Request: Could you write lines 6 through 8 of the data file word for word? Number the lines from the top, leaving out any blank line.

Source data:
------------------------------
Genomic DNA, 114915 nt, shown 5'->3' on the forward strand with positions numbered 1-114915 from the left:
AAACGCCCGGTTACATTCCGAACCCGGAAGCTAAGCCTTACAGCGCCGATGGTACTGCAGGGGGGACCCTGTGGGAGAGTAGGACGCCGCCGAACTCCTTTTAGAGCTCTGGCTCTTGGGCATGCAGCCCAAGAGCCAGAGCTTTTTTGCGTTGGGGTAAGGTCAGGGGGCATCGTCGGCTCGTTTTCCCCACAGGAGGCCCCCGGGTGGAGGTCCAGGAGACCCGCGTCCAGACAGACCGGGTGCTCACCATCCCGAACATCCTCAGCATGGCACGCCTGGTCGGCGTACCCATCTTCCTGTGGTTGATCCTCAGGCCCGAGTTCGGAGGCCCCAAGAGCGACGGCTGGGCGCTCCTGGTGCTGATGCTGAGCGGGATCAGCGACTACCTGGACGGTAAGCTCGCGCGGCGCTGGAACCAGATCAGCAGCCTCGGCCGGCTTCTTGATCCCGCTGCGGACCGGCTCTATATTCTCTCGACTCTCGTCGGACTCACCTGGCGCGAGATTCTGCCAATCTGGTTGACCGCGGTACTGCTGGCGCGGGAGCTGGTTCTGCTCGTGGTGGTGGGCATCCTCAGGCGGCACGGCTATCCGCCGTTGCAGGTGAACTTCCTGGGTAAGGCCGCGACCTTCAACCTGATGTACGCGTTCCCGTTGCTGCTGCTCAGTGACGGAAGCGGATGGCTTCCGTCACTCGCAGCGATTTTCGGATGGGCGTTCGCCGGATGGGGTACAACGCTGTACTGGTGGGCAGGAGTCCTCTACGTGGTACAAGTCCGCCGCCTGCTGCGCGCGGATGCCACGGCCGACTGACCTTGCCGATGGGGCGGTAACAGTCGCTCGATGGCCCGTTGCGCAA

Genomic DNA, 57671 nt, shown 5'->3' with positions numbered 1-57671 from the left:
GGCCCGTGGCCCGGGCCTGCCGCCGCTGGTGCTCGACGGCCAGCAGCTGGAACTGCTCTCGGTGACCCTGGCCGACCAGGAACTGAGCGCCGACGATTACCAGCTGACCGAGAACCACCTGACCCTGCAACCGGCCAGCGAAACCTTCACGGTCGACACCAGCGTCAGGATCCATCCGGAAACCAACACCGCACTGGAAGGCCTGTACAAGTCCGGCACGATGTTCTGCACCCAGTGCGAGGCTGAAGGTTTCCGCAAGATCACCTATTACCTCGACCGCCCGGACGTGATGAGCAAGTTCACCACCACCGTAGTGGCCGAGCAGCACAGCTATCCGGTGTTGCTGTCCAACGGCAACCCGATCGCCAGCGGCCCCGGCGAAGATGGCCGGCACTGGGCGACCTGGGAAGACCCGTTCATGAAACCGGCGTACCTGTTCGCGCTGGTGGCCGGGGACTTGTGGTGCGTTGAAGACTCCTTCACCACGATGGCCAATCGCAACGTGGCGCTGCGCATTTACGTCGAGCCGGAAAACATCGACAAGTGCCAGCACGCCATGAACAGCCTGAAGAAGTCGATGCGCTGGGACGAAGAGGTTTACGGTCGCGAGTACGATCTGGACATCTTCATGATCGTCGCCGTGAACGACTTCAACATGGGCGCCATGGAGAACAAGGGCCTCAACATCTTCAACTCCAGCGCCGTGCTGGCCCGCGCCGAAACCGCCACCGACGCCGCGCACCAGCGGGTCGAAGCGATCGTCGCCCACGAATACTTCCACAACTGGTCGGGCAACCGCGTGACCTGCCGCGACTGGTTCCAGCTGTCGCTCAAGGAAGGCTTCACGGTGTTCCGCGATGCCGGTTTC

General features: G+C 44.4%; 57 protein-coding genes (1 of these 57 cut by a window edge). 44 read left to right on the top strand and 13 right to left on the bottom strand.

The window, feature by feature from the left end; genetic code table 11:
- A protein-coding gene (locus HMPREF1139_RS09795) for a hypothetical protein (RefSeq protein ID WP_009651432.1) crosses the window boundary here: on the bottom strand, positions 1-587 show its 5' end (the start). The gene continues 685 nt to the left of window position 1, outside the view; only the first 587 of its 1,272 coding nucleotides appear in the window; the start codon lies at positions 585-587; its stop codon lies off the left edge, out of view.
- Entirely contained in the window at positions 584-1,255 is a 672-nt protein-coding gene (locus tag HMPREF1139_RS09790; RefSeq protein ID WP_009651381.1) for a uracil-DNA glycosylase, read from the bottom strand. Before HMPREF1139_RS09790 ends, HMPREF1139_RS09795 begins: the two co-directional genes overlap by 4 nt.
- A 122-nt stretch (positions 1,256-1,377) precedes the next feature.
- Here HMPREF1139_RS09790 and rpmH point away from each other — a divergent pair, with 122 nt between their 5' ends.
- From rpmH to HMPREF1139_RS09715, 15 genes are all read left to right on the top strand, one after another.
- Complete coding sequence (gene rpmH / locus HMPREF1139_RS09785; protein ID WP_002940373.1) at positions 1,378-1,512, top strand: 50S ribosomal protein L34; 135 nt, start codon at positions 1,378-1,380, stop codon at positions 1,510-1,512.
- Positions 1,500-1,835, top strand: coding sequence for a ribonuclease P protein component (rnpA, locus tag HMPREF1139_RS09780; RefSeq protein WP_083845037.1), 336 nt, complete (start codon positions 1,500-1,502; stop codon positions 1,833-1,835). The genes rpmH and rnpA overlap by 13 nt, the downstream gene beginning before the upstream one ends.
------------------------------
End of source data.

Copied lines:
The window, feature by feature from the left end; genetic code table 11:
- A protein-coding gene (locus HMPREF1139_RS09795) for a hypothetical protein (RefSeq protein ID WP_009651432.1) crosses the window boundary here: on the bottom strand, positions 1-587 show its 5' end (the start). The gene continues 685 nt to the left of window position 1, outside the view; only the first 587 of its 1,272 coding nucleotides appear in the window; the start codon lies at positions 585-587; its stop codon lies off the left edge, out of view.
- Entirely contained in the window at positions 584-1,255 is a 672-nt protein-coding gene (locus tag HMPREF1139_RS09790; RefSeq protein ID WP_009651381.1) for a uracil-DNA glycosylase, read from the bottom strand. Before HMPREF1139_RS09790 ends, HMPREF1139_RS09795 begins: the two co-directional genes overlap by 4 nt.